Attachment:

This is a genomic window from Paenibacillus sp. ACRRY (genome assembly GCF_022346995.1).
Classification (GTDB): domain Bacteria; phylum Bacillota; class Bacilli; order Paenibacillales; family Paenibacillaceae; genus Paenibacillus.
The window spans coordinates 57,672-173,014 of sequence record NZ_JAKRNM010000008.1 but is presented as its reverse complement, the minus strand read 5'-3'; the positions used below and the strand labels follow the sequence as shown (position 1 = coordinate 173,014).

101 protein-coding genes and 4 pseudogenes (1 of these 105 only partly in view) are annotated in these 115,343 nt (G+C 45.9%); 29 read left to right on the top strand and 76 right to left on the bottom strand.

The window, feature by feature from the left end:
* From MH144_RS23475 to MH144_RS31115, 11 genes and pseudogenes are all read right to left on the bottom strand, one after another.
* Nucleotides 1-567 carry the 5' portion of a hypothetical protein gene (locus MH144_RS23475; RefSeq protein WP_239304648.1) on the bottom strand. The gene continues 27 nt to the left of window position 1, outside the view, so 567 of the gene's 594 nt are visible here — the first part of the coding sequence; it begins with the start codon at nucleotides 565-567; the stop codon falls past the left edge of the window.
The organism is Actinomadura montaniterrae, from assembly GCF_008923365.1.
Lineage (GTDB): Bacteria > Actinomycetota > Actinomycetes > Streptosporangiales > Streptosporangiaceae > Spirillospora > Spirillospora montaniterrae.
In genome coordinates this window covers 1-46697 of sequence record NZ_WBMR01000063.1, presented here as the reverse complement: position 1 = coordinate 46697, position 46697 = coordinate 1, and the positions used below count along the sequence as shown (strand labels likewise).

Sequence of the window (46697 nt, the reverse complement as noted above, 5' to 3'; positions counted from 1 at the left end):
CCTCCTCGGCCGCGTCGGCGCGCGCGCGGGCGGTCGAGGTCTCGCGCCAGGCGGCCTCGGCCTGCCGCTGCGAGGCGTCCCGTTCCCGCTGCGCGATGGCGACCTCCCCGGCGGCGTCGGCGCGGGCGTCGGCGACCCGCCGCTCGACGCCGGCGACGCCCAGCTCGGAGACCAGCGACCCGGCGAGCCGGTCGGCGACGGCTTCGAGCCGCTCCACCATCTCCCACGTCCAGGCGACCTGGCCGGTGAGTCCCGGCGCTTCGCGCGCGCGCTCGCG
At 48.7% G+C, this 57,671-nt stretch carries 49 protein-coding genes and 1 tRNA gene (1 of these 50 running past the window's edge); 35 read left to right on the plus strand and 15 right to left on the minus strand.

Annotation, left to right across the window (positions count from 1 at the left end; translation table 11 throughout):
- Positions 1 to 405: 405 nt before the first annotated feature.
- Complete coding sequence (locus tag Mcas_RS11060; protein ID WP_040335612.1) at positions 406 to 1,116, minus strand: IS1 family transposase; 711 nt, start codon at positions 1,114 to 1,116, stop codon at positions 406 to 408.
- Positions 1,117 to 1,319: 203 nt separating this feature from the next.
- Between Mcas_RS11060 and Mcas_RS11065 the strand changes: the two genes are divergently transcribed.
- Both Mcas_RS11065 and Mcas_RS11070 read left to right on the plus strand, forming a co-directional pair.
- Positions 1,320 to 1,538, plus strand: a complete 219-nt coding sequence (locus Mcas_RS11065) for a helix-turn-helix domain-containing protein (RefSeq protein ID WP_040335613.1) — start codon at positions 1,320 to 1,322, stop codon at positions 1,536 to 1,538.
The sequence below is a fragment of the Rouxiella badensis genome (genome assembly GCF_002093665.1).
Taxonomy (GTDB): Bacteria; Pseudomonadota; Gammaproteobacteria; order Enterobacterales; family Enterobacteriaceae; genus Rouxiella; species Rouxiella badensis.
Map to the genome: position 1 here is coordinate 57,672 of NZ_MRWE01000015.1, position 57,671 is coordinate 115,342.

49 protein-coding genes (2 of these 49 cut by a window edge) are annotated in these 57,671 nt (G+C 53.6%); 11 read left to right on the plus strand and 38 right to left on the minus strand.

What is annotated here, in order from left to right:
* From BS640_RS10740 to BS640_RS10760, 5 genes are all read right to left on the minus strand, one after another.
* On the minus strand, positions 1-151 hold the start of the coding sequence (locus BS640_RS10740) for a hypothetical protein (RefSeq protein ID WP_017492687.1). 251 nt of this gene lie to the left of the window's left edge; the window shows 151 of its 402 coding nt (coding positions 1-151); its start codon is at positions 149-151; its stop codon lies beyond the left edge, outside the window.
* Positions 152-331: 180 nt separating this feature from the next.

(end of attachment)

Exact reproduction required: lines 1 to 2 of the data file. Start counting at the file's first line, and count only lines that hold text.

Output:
This is a genomic window from Paenibacillus sp. ACRRY (genome assembly GCF_022346995.1).
Classification (GTDB): domain Bacteria; phylum Bacillota; class Bacilli; order Paenibacillales; family Paenibacillaceae; genus Paenibacillus.